Sunday, July 2, 2017

May and June 2017 Book Reports

Richard Halliburton's Complete Book of Marvels: The Orient by Richard Halliburton - link to my post (purchased used copy)

The Breadwinner: An Afghan Child in a War Torn Land by Deborah Ellis is recommended as a possible fiction supplement to a short study of Afghanistan in the Mater Amabilis™™Level 4 history lesson plans. First Son will be using those plans next year for eighth grade, though I haven't decided whether we'll have time to include Afghanistan. It's the story of a young girl who ends up dressing as a boy in Taliban-controlled Kabul to earn money for her family after her father is arrested. Through the course of the story, the reader learns about the changes in Kabul from the wars and the occupation by the Taliban. There are a few graphic descriptions of things like soldiers cutting off the hands of accused thieves, people shot in the streets, and bodies left to be eaten by dogs, but they are not unnecessarily gory or excessively described. (library copy)

Homeless Bird by Gloria Whelan is another Mater Amabilis™™Level 4 history supplement book. A young girl in India is married to a sickly boy who dies, leaving her a widow with a mother-in-law who resents her. With the assistance of others, she gradually learns to support herself and begins a new life. This is a sweet story that reveals much about Indian life and culture. When Koly is abandoned by her mother-in-law, she sees poverty and callousness as people live and starve in the streets, but not in a way I'd refuse to share with my 10 year old (though it's the 8th grader that might be reading the book). I did think it odd that Koly didn't consider supporting herself with her exquisite embroidery earlier in the novel, especially because her mother earned extra money that way herself. (library copy)

War Horse by Michael Morpurgo, another Mater Amabilis™™Level 4 history supplemental novel, shows some of the horrors of World War I from the point of view of a remarkable horse. It begs a little in believability if in no other way than that the horse understands a variety of languages. It's a good way to tell the story, though, because while the injuries, deaths, and sufferings of the soldiers and people of Europe are depicted, most of the bloody action of the war is removed from the action. (requested from

Lassie Come Home by Eric Knight is the original Lassie book. I read this aloud to the kids (13, 10, 8, 6) and they all adored it. Highly recommended as a read-aloud of adventure, devotion, and virtue. We also watched a few episodes of the Timmy show and the original movie, Lassie Come Home, which did a surprisingly good job of following the book. (book and movie were library copies)

Blessed Miguel Pro: 20th-Century Mexican Martyr by Ann Ball - link to my post (purchased from the publisher)

The King's Thane by Charles Brady, Beowulf by Michael Morpurgo, and Beowulf the Warrior by Ian Serraillier - link to my post (library copies of The King's Thane and BeowulfBeowulf the Warrior purchased from the publisher)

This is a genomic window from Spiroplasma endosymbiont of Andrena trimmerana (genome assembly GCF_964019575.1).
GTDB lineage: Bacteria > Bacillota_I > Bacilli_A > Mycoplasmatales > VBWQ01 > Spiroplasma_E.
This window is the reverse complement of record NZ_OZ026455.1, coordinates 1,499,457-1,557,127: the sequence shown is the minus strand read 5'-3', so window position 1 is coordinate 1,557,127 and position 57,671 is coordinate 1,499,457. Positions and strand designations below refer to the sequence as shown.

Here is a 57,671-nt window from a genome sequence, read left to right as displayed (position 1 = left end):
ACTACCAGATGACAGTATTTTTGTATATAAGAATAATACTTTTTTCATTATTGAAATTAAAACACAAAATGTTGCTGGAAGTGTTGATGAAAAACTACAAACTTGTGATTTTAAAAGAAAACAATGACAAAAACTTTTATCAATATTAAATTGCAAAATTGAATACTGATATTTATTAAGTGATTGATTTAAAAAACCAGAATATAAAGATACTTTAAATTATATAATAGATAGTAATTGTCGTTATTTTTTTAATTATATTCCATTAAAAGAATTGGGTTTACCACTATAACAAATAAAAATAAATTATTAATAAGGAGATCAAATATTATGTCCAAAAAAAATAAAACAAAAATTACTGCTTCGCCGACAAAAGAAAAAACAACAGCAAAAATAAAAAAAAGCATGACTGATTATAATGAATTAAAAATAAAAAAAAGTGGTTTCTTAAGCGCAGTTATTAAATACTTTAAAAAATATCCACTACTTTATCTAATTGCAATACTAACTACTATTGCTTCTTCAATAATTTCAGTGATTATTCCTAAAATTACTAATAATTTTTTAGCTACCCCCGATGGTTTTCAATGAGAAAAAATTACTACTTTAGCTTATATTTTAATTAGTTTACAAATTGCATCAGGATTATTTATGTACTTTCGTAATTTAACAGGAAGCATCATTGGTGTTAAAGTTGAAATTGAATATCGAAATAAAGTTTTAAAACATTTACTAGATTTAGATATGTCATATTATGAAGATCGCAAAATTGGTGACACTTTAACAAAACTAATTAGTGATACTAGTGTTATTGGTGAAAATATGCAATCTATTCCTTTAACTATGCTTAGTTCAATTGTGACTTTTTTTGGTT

Old Sam and the Horse Thieves by Don Alonzo Taylor is the sequel to Old Sam, Dakota Trotter, one of our favorite books. I finally bought a copy and read it as we began our summer. Old Sam continues to astound everyone except Johnny, right up to the end when he helps catch actual horse thieves. There is a shootout at the end of the book. Bodies are lying as if on a battlefield. The actual events are just described to the twelve-year-old narrator, though, so it wasn't too gruesome to read aloud. (purchased from the publisher)

Kingfishers Catch Fire by Rumer Godden - link to my post (purchased used on Amazon)

Dead Souls by Nikolai Gogol - link to my post (purchased used on Amazon)

The Wind in the Willows by Kenneth Grahame - I'd tried to read this book a few times to the children and never made it through it, but I kept seeing it as a book that should be read. So I finally got the audiobook which I've found to be a good option for books I have trouble reading aloud myself. Kansas Dad listened to this with us. We found it a rather odd book. I'm glad Toad learns his lesson, but it seems a shame he had to escape prison to do it. (We have a copy illustrated by Michael Hague from years and years ago and an unknown source, but we listened to this Audible audiobook.)

The Long-Legged House by Wendell Berry - link to my post (library copy)

The Book of Saints and Heroes by Andrew and Lenora Lang - link to my post (copy First Son received as a gift)

Books in Progress (and date started)

The italic print: Links to Amazon are affiliate links. As an affiliate with Amazon, I receive a small commission if you follow one of my links, add something to your cart, and complete the purchase (in that order). Try Audible - another affiliate link.

Links to RC History and are affiliate links. Other links (like those to Bethlehem Books) are not affiliate links.

These reports are my honest opinions.


  1. We have struggled with The Wind and The Willows, too! Checked out many times from the library and just never seem to get past first few chapters. I like the audiobook idea and think I will try listening to it instead too.

    1. To be honest, we use audiobooks for the Chronicles of Narnia and the Little House books, too. These are much more wonderful than The Wind in the Willows, but I just can't seem to enjoy reading them aloud. The Little House recordings are particularly good.


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